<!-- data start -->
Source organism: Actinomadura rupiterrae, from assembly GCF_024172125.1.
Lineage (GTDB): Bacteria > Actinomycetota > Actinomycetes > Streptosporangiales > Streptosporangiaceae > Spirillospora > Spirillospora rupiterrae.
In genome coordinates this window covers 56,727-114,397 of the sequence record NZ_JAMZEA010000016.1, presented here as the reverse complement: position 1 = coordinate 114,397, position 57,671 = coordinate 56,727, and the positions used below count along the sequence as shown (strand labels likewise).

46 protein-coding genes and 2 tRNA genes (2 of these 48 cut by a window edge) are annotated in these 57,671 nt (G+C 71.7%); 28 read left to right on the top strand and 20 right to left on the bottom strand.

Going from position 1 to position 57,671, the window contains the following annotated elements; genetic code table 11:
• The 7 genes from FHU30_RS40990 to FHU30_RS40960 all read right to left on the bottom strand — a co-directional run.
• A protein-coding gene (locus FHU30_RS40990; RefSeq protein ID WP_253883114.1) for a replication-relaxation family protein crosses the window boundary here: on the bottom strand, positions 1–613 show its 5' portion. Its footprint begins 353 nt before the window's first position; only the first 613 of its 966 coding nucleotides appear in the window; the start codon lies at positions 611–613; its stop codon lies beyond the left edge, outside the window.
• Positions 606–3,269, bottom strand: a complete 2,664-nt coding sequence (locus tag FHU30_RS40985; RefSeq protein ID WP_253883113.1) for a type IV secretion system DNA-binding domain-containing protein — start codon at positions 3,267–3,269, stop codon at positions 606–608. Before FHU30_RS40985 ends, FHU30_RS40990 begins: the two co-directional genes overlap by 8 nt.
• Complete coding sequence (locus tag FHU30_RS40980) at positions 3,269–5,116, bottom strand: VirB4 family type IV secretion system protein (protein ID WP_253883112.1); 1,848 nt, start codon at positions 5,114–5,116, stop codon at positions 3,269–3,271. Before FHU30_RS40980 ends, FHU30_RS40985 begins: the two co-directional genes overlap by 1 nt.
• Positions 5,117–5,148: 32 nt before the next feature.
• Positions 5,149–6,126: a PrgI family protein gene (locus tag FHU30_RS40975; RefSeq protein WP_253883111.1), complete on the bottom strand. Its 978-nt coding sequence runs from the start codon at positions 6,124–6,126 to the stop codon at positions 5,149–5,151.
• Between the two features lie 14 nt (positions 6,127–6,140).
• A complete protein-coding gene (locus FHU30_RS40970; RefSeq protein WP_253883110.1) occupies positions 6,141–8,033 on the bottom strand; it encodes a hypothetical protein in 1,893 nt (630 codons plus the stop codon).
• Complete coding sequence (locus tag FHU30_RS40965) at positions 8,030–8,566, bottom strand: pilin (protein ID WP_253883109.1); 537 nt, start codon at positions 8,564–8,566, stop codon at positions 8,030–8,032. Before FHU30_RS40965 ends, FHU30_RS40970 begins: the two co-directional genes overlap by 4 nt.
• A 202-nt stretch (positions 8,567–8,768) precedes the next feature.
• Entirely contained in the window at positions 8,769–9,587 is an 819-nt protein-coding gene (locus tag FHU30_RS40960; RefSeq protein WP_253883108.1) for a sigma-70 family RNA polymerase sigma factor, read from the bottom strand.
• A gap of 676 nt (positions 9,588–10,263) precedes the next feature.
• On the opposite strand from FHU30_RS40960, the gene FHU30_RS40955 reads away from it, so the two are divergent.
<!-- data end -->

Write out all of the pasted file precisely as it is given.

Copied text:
Source organism: Actinomadura rupiterrae, from assembly GCF_024172125.1.
Lineage (GTDB): Bacteria > Actinomycetota > Actinomycetes > Streptosporangiales > Streptosporangiaceae > Spirillospora > Spirillospora rupiterrae.
In genome coordinates this window covers 56,727-114,397 of the sequence record NZ_JAMZEA010000016.1, presented here as the reverse complement: position 1 = coordinate 114,397, position 57,671 = coordinate 56,727, and the positions used below count along the sequence as shown (strand labels likewise).

46 protein-coding genes and 2 tRNA genes (2 of these 48 cut by a window edge) are annotated in these 57,671 nt (G+C 71.7%); 28 read left to right on the top strand and 20 right to left on the bottom strand.

Going from position 1 to position 57,671, the window contains the following annotated elements; genetic code table 11:
• The 7 genes from FHU30_RS40990 to FHU30_RS40960 all read right to left on the bottom strand — a co-directional run.
• A protein-coding gene (locus FHU30_RS40990; RefSeq protein ID WP_253883114.1) for a replication-relaxation family protein crosses the window boundary here: on the bottom strand, positions 1–613 show its 5' portion. Its footprint begins 353 nt before the window's first position; only the first 613 of its 966 coding nucleotides appear in the window; the start codon lies at positions 611–613; its stop codon lies beyond the left edge, outside the window.
• Positions 606–3,269, bottom strand: a complete 2,664-nt coding sequence (locus tag FHU30_RS40985; RefSeq protein ID WP_253883113.1) for a type IV secretion system DNA-binding domain-containing protein — start codon at positions 3,267–3,269, stop codon at positions 606–608. Before FHU30_RS40985 ends, FHU30_RS40990 begins: the two co-directional genes overlap by 8 nt.
• Complete coding sequence (locus tag FHU30_RS40980) at positions 3,269–5,116, bottom strand: VirB4 family type IV secretion system protein (protein ID WP_253883112.1); 1,848 nt, start codon at positions 5,114–5,116, stop codon at positions 3,269–3,271. Before FHU30_RS40980 ends, FHU30_RS40985 begins: the two co-directional genes overlap by 1 nt.
• Positions 5,117–5,148: 32 nt before the next feature.
• Positions 5,149–6,126: a PrgI family protein gene (locus tag FHU30_RS40975; RefSeq protein WP_253883111.1), complete on the bottom strand. Its 978-nt coding sequence runs from the start codon at positions 6,124–6,126 to the stop codon at positions 5,149–5,151.
• Between the two features lie 14 nt (positions 6,127–6,140).
• A complete protein-coding gene (locus FHU30_RS40970; RefSeq protein WP_253883110.1) occupies positions 6,141–8,033 on the bottom strand; it encodes a hypothetical protein in 1,893 nt (630 codons plus the stop codon).
• Complete coding sequence (locus tag FHU30_RS40965) at positions 8,030–8,566, bottom strand: pilin (protein ID WP_253883109.1); 537 nt, start codon at positions 8,564–8,566, stop codon at positions 8,030–8,032. Before FHU30_RS40965 ends, FHU30_RS40970 begins: the two co-directional genes overlap by 4 nt.
• A 202-nt stretch (positions 8,567–8,768) precedes the next feature.
• Entirely contained in the window at positions 8,769–9,587 is an 819-nt protein-coding gene (locus tag FHU30_RS40960; RefSeq protein WP_253883108.1) for a sigma-70 family RNA polymerase sigma factor, read from the bottom strand.
• A gap of 676 nt (positions 9,588–10,263) precedes the next feature.
• On the opposite strand from FHU30_RS40960, the gene FHU30_RS40955 reads away from it, so the two are divergent.